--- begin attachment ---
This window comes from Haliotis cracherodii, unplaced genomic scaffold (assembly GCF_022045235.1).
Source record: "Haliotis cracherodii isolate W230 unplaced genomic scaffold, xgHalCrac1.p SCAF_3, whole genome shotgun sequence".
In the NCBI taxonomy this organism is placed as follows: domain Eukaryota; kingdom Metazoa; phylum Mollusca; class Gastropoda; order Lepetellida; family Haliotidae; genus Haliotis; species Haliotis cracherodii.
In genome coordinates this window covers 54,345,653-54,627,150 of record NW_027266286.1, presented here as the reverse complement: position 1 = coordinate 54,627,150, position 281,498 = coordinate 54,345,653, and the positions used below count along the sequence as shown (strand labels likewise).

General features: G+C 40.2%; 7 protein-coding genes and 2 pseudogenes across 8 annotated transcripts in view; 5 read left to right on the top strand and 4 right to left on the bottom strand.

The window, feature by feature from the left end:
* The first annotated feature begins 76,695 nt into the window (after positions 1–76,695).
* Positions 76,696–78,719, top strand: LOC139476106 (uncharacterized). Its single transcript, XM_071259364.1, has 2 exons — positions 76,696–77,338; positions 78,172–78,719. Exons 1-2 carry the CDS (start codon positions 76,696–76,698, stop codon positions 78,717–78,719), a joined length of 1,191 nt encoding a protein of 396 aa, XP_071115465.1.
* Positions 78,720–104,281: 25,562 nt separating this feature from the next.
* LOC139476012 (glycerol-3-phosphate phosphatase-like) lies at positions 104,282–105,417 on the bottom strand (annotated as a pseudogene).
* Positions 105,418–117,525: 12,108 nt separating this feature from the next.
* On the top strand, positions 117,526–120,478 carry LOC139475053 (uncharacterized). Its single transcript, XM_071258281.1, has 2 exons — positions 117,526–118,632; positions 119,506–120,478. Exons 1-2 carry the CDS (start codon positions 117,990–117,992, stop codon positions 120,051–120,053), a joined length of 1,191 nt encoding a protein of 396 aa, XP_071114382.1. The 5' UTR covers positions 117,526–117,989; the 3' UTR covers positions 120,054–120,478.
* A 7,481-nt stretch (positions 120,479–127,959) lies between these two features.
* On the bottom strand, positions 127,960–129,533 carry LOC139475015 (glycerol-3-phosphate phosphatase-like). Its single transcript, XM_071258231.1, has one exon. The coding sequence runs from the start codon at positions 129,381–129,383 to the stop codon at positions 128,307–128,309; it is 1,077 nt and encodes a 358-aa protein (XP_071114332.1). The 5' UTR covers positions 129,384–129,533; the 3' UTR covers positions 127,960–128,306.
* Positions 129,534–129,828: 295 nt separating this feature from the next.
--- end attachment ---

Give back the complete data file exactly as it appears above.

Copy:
This window comes from Haliotis cracherodii, unplaced genomic scaffold (assembly GCF_022045235.1).
Source record: "Haliotis cracherodii isolate W230 unplaced genomic scaffold, xgHalCrac1.p SCAF_3, whole genome shotgun sequence".
In the NCBI taxonomy this organism is placed as follows: domain Eukaryota; kingdom Metazoa; phylum Mollusca; class Gastropoda; order Lepetellida; family Haliotidae; genus Haliotis; species Haliotis cracherodii.
In genome coordinates this window covers 54,345,653-54,627,150 of record NW_027266286.1, presented here as the reverse complement: position 1 = coordinate 54,627,150, position 281,498 = coordinate 54,345,653, and the positions used below count along the sequence as shown (strand labels likewise).

General features: G+C 40.2%; 7 protein-coding genes and 2 pseudogenes across 8 annotated transcripts in view; 5 read left to right on the top strand and 4 right to left on the bottom strand.

The window, feature by feature from the left end:
* The first annotated feature begins 76,695 nt into the window (after positions 1–76,695).
* Positions 76,696–78,719, top strand: LOC139476106 (uncharacterized). Its single transcript, XM_071259364.1, has 2 exons — positions 76,696–77,338; positions 78,172–78,719. Exons 1-2 carry the CDS (start codon positions 76,696–76,698, stop codon positions 78,717–78,719), a joined length of 1,191 nt encoding a protein of 396 aa, XP_071115465.1.
* Positions 78,720–104,281: 25,562 nt separating this feature from the next.
* LOC139476012 (glycerol-3-phosphate phosphatase-like) lies at positions 104,282–105,417 on the bottom strand (annotated as a pseudogene).
* Positions 105,418–117,525: 12,108 nt separating this feature from the next.
* On the top strand, positions 117,526–120,478 carry LOC139475053 (uncharacterized). Its single transcript, XM_071258281.1, has 2 exons — positions 117,526–118,632; positions 119,506–120,478. Exons 1-2 carry the CDS (start codon positions 117,990–117,992, stop codon positions 120,051–120,053), a joined length of 1,191 nt encoding a protein of 396 aa, XP_071114382.1. The 5' UTR covers positions 117,526–117,989; the 3' UTR covers positions 120,054–120,478.
* A 7,481-nt stretch (positions 120,479–127,959) lies between these two features.
* On the bottom strand, positions 127,960–129,533 carry LOC139475015 (glycerol-3-phosphate phosphatase-like). Its single transcript, XM_071258231.1, has one exon. The coding sequence runs from the start codon at positions 129,381–129,383 to the stop codon at positions 128,307–128,309; it is 1,077 nt and encodes a 358-aa protein (XP_071114332.1). The 5' UTR covers positions 129,384–129,533; the 3' UTR covers positions 127,960–128,306.
* Positions 129,534–129,828: 295 nt separating this feature from the next.